The Phu Chi Fah / Chiang Khong Loop

Discussion in 'Touring Northern Thailand - Trip Reports Forum' started by DavidFL, Dec 1, 2003.

  1. The Phu Chi Fah / Chiang Khong Loop
    Date: Sat 30th – Sun 31st November 2003
    Chiang Mai – Phayao – Chiang Kham – Phu Chi Fah – Chiang Khong – Payamengrai – Chiang Rai – Chiang Mai.
    Routes: 118 – 120 – 1021 – 1093 – 1155 – 1020 – 1174 – 1152 – 1020 – 1 – 118.
    Distance: 700 kms approx.

    A quick overnight trip to check out the fantastic views on route 1093 along the Lao border.

    Silverhawk & I got away from the Chiang Mai super at 9.45 am, only 45 mins behind schedule after big Robert piked out.
    Route 118 heading north is in pretty good nick, after they’ve patched over all the bumpy stuff, leaving smooth asphalt, with just a few bumps!
    Traffic is quite busy, typical for high season, and you have to watch out for oil / diesel on the road in places. Both Silverhawk & I found it with the resultant slide, just after crossing the ridgeline and started heading down. You’ve been warned - the road is a bit dirty in places! Apart from this no trouble.

    From Mae Kachan, route 120 is a race track, except for the same old spring leaking water all over the road right on the crest of the hill, just before you hit Wang Nua. If you’re heading East towards (Wang Nua), watch out for it, as it can get you into trouble cranked over & riding hard!
    From Wang Nua – route 1, route 120 is a but bumpy in places, with an uneven road surface - too much subsidence in places.

    Route 1021 from route 1 is now 4-lane out to Dok Kham Thai & good for a blast. After Dok Kham Thai the road is still quite ok, fast & flowing, although we did find a couple of spots with patchy asphalt, just to snap you to attention. We had an interesting encounter with a small Daihatsu Mira that was “cruising” at 120 kph – I was impressed & figured that the Mira was right on the limit, but the driver was good, & maintained a steady speed with no stupid maneuvers. Well done in a Mira!!

    We hit Chiang Kham at 12.20 & took a lunch break at the good ol Boutong restaurant. 40 minutes after we were back on the road & looking for route 1093 to head out to Huak & the Lao border.
    Picking up on route 1093 is a bit tricky as there are two 1093s, where it loops back onto route 1021.
    I made a mistake & took the 1st one, closest to Chiang Kham, but realized after just a few hundred meters & turned back.
    The correct turn off is just a couple of kms north, & signposted with huge Highways Dept signs – Huak & Phu Chi Fah – you can’t miss it!
    Route 1093 starts off as a gem of nice little winding rural country back road. Not far out from the start, there is the pretty little Pusang waterfall that is a top local picnic spot. After Huak route 1093 heads up into the hills right along the border, and is a real delight to ride – tens of kms of wonderful smooth, flowing constantly winding 3rd gear corners.


    The closer you get to the Phu Chi Fa turn off, the more guesthouses & mini resorts you see. All this strikes me as a bit odd - how can they build these places in what is supposed to be a national park?
    Anyway, the whole Phu Chi Fah is rapidly being built up & it is easy to image that in the coming weeks, especially New Year, it is going to be totally overrun, with hundreds, if not thousands of Thai tourists. That means for bikers looking for nice clean uncrowded roads - stay away until after New Year, it aint going to be much fun in the coming weeks!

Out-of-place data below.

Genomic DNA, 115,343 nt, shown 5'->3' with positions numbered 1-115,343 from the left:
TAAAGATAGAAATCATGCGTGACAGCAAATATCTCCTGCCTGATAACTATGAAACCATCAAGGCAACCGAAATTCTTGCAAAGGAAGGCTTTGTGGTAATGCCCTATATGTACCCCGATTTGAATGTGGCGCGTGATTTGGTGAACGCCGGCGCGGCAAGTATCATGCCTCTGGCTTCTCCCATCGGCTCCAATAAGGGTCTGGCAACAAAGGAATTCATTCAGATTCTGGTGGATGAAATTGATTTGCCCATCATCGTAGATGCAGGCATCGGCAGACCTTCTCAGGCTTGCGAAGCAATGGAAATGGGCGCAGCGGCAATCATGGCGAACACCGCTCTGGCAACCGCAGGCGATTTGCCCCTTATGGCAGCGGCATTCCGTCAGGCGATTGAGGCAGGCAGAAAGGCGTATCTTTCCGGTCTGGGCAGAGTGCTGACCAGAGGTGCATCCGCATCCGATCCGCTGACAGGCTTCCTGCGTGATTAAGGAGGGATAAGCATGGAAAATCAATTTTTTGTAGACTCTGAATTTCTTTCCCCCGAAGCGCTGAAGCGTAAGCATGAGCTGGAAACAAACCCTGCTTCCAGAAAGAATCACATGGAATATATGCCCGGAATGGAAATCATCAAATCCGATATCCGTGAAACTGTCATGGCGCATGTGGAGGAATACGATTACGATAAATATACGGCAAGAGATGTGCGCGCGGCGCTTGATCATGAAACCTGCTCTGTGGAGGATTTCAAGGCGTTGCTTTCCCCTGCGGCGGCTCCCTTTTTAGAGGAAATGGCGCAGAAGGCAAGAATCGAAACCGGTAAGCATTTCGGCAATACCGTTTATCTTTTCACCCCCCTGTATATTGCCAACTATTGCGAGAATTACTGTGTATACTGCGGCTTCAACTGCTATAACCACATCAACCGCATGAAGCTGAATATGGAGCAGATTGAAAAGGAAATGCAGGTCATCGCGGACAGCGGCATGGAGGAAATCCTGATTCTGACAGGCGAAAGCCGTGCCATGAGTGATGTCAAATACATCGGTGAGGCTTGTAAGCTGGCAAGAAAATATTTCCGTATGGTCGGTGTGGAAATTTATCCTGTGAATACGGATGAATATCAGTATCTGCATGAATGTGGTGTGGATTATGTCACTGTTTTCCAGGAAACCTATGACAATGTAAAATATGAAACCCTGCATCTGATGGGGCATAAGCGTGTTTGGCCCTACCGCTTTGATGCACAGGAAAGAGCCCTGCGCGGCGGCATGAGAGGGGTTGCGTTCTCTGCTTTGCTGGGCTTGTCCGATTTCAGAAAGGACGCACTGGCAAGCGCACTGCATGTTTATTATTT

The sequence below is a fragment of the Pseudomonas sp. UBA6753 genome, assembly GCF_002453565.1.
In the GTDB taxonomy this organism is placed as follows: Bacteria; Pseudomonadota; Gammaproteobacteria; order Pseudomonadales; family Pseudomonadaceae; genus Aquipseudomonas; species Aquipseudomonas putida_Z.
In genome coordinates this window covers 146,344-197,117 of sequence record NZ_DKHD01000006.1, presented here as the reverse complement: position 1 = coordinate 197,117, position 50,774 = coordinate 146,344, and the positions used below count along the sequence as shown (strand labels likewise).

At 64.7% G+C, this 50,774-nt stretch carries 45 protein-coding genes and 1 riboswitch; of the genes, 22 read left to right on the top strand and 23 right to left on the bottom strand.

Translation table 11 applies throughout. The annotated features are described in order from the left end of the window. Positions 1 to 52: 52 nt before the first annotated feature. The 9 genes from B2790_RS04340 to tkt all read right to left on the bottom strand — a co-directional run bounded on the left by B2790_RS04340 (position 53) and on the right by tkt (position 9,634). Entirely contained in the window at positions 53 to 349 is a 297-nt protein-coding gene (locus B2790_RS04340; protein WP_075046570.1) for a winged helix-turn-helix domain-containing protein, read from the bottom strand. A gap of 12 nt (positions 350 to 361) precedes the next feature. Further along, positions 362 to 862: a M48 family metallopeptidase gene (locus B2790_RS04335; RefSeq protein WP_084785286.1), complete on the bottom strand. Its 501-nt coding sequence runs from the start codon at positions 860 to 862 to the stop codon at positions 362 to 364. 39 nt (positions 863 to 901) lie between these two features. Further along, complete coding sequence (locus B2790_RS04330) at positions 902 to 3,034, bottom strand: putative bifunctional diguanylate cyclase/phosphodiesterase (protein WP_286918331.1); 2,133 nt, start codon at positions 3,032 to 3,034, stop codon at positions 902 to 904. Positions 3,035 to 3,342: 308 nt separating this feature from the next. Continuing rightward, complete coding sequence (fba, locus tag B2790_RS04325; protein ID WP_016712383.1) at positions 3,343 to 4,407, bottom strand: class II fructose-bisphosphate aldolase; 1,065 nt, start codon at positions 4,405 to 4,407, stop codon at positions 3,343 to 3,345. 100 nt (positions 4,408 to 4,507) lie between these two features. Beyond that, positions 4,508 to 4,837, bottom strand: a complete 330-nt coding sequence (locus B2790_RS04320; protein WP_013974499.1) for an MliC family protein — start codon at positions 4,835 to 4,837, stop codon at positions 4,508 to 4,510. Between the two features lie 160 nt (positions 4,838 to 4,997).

We also had bad luck with the weather, as it was overcast & cloudy, so they were absolutely no clear views, which is what we were looking for & expecting – glorious crystal clear blues skies with a nice cool breeze blowing. Because of this we declined to take the short ride (& hike) up to Phu Chi Fa.)


    Heading north along the border after Phi Chi Fah, there are 2 short narrow stony dirt sections of road.


    Total distance less than 6 ½ kms.
    Eventually you end up in the old Chinese KMT village of Pha Tang. From Pha Tang there are 2 very steep roads down, both of them broken dirt / asphalt & rough in places. The easiest way down is the longer less steep section that you need to turn right for at the T when you hit Pha Tang coming from Phu Chi Fah.

    After Pha Tang you hit route 1155 and head north to run alongside the Mekong


    before coming to route 1020 & turning right for Chiang Khong.

    In Chiang Khong it was “business as usual”, & we stayed at the Tamila ghouse, had happy hour with Maleewan at Rimtaling, ate at the Bamboo & drank at the Tepee. It was cold & quiet, so I was in bed 11.30 pm.

    Next day it was a leisurely morning with brekky at the Tamila & a quiet chug around town to check things out. Chiang Khong’s awfully nice, quiet and clean – a wonderful escape from the city life of Chiang Mai.
    We hit the road at 12.20 pm, and headed south, Silverhawk for Nan, and me for Chiang Mai. At Thing Ngiu, we split up & I headed straight home for Chiang Mai, riding non-stop & reaching the super at 3.25 pm. Silverhawk’s still out there riding in Nan, enjoying the good life.

    Check out pages 142-143 of the Golden Triangle Motorcycle Guide for more info on route 1093 Chiang Kham - Chiang Khong.

    Keep the power on
  2. Just a short note but I hope you guys saw the front page of the Bkk Post on Jan 3rd. There's a pic of the "football crowds" at Phu Chi Fah & a claim that "about 50,000 tourists visited PCF on New Year's Eve / daily.” Just think 50,000 people a day, with 20 people to a mini bus / pick up = 2,500 vehicles. That’s one hell of a traffic jam in the mountains. This claim stretches my farang imagination bit far, however the point is, if you’re a biker stay from PCF & route 1093 on New Year's Eve.

    Keep the power on

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